Speaker discusses 'heeding the warning signs'
CAMP HUMPHREYS -- This is the Holocaust. There is no breath of fresh air when speaking or writing about this subject. There's no "happy ending," no Cinderella, and this is no fairy tale. This subject may be a little on the heavy side, but the truth is, it is on the heavy side. And, it is important that we do not forget.
"Seventy-five years ago, momentous changes were occurring in Central Europe," said Sgt. 1st Class Loyd Smith, assigned to the 532nd Military Intellignce Battalion, during the opening of the 2013 Holocaust Remembrance Day Observance, April 10, in the Post Theater. "Few understood the historic significance of the times and fewer still saw these events as precursors to what would become one of humanity's darkest hours - the Holocaust."
This year's theme is, "Never Again: Heeding the Warning Signs." This solemn program of remembrance for those who fought, died, and lived through the Holocaust was hosted by 532nd MI and U.S. Army Garrison Humphreys.
Following the South Korean and U.S. national anthems, an invocation was given by Chap. (Capt.) Moshe Lans, chaplain for the 41st Signal Battalion, a rabbi and the spouse of the guest speaker. A candle lighting ceremony, featuring nine-year-old Jordyn Strossner, followed, reminding those in attendance how many children had died during the Holocaust.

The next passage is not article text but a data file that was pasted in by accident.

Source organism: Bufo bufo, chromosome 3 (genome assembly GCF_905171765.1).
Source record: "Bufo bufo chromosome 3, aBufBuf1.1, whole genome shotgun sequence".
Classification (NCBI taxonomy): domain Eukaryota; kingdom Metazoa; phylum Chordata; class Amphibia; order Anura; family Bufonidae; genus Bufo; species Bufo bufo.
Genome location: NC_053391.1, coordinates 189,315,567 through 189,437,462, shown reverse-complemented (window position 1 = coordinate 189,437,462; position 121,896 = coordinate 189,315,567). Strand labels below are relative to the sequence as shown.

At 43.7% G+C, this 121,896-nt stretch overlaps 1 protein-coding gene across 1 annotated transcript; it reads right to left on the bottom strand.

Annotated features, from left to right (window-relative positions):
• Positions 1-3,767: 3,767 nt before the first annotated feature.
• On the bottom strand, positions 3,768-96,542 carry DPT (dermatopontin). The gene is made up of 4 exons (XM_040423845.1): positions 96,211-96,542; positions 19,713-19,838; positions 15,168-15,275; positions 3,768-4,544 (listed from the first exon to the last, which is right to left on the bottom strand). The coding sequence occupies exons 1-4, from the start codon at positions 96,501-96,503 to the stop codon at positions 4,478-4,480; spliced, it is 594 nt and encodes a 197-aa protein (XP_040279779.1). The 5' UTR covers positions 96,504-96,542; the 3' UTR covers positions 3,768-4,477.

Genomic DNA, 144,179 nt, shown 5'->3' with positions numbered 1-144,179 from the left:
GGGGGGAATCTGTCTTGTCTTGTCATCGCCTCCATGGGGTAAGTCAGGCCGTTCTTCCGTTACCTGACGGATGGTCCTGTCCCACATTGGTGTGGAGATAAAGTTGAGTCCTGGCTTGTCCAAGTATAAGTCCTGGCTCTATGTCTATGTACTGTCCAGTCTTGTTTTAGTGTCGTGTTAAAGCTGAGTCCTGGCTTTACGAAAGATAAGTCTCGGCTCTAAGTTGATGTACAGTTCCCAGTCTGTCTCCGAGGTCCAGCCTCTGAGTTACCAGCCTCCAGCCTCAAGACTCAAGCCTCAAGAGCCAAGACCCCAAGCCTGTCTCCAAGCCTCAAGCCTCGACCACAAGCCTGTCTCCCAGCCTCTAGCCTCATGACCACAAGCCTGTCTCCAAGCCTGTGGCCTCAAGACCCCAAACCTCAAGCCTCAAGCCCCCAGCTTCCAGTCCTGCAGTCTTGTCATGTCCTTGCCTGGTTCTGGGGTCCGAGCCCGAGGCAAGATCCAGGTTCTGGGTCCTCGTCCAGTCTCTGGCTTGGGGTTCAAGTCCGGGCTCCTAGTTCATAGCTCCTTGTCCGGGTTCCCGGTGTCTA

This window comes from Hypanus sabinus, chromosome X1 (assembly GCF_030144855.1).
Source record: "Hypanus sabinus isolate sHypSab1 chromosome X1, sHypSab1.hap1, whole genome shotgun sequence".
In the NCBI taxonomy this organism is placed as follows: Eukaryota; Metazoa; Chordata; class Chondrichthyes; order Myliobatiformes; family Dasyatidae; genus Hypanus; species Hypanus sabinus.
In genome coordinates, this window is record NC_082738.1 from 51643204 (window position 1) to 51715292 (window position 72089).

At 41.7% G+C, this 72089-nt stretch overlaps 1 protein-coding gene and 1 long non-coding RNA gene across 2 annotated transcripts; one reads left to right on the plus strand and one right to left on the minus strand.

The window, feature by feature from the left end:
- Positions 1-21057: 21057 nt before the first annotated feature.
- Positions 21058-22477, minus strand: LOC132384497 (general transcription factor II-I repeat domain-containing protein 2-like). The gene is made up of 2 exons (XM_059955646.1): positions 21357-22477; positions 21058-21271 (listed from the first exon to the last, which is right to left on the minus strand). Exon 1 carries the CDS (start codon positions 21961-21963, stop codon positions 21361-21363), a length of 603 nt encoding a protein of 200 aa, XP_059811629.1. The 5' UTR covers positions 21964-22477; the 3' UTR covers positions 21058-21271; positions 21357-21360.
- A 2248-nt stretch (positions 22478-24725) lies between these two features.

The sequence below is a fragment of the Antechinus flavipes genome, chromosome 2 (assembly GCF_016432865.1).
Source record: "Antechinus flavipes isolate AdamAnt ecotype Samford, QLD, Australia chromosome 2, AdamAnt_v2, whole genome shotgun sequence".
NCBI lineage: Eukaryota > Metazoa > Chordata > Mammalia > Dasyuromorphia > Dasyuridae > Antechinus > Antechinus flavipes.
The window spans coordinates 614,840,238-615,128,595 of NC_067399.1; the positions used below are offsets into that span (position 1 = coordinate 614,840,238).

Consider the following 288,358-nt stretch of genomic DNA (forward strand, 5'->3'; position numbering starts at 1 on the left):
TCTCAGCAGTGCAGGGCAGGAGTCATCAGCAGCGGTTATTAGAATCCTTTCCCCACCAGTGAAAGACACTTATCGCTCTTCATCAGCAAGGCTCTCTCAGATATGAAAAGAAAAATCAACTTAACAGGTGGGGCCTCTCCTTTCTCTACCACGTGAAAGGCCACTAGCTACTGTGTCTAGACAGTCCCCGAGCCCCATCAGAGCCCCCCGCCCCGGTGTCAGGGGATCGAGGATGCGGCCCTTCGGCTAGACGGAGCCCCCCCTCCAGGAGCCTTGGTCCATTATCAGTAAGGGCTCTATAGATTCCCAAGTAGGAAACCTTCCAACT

"We light our candles by passing the light of memory and hope from one to another," Smith said. "Let us honor those whose lights were put out, whose dreams, hopes and lives were snuffed out before they even lived."
Guest speaker, Laurie Lans, wasted little time in capturing the audience's attention when she said, "There's no lightness to this speech… there's no fun… there's no sense of humor."
Lans, who has studied the Holocaust for many years, went on to discuss the warning signs that came prior to the death chambers and the crematories and the mass graves. She discussed the warning signs and signals for help that came before the mass executions, the humiliation of men, women, and children being stripped naked before each other and then systematically murdered by gun shots or poisonous gasses, or even burned alive.
As she spoke, there was silence in the room, as the audience intensely listened to the events that led up to what is now known as the Holocaust.
"There are lessons learned," she said. "We are not looking to place blame, because we know who is to blame. We should be keenly aware to heed (any) warning signs of hatred, segregation, discrimination, and dehumanization."
In conclusion, she said, "If you could leave here knowing… learning… remembering one thing, understand that the warning signs should always be taken seriously. Because, if we don't, no one in this room can claim, 'they didn't know.'"